This Map Shows Why the Dakota Access Pipeline Fight Isn’t Over

“What’s wrong with the picture above isn’t the routing of the pipeline”

Carl Sack CC-BY

As gripping as the news around the Dakota Access Pipeline controversy has been, sometimes a picture can speak a thousand words – or, in this, case a map.

Cartographer Carl Sack took to the Huffington Post with his illustration, which shows key flashpoints, current and former Sioux land, and, of course, the current path of construction that’s been halted by a throng of protestors.

“What’s wrong with the picture above isn’t the routing of the pipeline,” Sack wrote. “What’s wrong is that the pipeline project exists to begin with. Some say it’s a good alternative to dangerous oil-by-rail shipments of Bakken crude. Those are bad too.”

But it’s clear from the black and blue lines riddling the map why the fight isn’t over. Unless the pipeline is going to be abandoned – unlikely, given the stakes, the money, and the potential customers involved – it has to be rerouted somewhere, and that somewhere will have to involve crossing the Missouri river.

Sure enough, how that can be done without imposing at least some risk to somebody’s drinking water is anyone’s guess. (Potential perils rerouted the DAP away from Bismarck, North Dakota, to begin with.) But the Trump transition team has pledged to see it through one way or the other – although it also reaffirmed protestors’ First Amendment right to peaceful, protected protest, at least for now.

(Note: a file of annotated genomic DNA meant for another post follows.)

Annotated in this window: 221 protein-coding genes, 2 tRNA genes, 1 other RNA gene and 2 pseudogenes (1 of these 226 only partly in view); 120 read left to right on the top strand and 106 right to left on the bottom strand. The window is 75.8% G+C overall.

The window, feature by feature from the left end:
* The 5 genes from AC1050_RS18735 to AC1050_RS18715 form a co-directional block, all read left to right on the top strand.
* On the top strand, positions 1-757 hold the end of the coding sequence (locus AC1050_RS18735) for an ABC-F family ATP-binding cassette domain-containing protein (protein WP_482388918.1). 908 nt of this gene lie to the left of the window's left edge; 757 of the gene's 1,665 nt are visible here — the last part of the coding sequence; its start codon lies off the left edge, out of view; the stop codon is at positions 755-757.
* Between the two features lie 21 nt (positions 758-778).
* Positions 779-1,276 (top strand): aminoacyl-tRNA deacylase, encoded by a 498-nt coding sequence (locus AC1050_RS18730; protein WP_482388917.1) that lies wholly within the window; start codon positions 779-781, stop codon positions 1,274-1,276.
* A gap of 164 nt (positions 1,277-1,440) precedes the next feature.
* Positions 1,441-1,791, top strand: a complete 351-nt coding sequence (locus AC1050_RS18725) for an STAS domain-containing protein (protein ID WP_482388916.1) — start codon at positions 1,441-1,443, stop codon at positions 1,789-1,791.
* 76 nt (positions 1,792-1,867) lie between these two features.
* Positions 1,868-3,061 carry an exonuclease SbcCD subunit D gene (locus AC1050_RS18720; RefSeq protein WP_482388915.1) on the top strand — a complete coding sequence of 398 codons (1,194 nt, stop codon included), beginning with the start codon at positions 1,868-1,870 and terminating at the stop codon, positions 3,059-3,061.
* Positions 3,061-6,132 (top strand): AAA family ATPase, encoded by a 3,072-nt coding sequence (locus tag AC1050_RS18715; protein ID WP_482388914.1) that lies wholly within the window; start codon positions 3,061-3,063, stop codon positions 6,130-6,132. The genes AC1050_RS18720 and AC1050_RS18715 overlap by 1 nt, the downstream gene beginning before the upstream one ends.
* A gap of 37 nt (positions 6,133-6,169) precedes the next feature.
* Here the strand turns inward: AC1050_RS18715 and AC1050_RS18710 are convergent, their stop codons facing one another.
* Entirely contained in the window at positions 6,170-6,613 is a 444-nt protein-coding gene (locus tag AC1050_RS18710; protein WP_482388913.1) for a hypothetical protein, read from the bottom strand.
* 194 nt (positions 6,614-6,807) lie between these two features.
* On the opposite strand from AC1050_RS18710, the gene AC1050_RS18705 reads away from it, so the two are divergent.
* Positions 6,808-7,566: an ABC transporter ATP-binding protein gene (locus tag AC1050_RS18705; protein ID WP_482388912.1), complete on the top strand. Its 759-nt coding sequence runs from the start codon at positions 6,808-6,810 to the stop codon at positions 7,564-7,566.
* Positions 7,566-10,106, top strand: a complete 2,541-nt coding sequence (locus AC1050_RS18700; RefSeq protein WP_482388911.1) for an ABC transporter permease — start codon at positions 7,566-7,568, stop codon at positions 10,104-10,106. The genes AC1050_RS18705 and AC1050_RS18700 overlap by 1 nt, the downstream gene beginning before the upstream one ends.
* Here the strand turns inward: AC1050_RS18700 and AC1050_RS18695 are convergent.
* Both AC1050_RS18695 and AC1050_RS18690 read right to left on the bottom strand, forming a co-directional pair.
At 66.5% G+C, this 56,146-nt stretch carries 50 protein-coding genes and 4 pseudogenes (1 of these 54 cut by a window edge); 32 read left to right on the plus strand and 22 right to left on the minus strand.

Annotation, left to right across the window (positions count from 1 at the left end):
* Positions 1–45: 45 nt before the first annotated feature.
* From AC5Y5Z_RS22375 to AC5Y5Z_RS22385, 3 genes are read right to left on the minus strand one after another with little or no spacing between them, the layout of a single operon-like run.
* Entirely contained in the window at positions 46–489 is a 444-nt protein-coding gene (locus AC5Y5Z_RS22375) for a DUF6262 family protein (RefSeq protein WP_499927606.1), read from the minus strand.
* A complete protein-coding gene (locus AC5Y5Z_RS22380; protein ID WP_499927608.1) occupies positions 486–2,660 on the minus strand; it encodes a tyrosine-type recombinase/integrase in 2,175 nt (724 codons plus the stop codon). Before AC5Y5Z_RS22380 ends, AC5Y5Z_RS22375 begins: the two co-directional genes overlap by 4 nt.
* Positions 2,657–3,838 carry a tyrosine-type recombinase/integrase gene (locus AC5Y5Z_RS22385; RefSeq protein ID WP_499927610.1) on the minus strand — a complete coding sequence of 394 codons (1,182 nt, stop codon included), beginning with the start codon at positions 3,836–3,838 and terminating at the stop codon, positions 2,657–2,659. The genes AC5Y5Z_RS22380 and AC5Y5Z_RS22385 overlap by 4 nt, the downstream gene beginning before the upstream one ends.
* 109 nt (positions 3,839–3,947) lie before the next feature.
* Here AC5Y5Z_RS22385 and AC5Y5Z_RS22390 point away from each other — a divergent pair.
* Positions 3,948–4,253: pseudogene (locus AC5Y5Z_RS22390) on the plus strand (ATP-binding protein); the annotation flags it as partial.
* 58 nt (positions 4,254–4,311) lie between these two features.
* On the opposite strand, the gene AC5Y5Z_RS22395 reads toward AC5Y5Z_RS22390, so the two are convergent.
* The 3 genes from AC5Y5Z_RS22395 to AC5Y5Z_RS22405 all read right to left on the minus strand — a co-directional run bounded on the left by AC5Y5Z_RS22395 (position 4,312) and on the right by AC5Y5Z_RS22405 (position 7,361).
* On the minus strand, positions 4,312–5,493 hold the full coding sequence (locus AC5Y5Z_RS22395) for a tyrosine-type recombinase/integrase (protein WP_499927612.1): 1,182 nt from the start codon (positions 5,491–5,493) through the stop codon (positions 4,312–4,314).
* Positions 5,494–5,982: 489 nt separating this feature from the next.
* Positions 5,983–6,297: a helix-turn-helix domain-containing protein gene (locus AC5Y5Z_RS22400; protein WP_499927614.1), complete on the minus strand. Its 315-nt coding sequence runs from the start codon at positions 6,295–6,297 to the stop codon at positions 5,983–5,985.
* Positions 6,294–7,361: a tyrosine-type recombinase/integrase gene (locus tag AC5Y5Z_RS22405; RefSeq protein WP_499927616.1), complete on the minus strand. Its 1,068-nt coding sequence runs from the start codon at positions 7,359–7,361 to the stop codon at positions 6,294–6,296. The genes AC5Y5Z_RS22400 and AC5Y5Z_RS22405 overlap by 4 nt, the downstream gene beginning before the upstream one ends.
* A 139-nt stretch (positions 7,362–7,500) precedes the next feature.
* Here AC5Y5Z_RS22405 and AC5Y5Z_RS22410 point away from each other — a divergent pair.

via The Hill / Twitter

President Trump's appearance at the World Economic Forum in Davos, Switzerland was a mixed bag.

The theme of the event was climate change, but Trump chose to use his 30 minutes of speaking time to brag about the "spectacular" U.S. economy and encouraged world leaders to invest in America.

He didn't mention climate change once.

Keep Reading
The Planet
via David Leavitt / Twitter and RealTargetTori / Twitter

Last Friday, GOOD reported on an infuriating incident that went down at a Massachusetts Target.

A Target manager who's come to be known as "Target Tori," was harassed by Twitter troll David Leavitt for not selling him an $89 Oral-B Pro 5000 toothbrush for a penny.

He describes himself as a "multimedia journalist who has worked for CBS, AXS, Yahoo, and others."

Keep Reading

The Australian bushfires have claimed 27 human lives, an estimated 1 billion animals are feared dead, and thousands of properties have been completely decimated.

The fires were caused by extreme heat and dryness, the result of 2019 being the country's hottest year on record, with average temperatures 1.52C above the 1961-1990 average.

The area hit hardest by the fires, New South Wales, also had its hottest year on record, with temperatures rising 1.95C above average.

Keep Reading
The Planet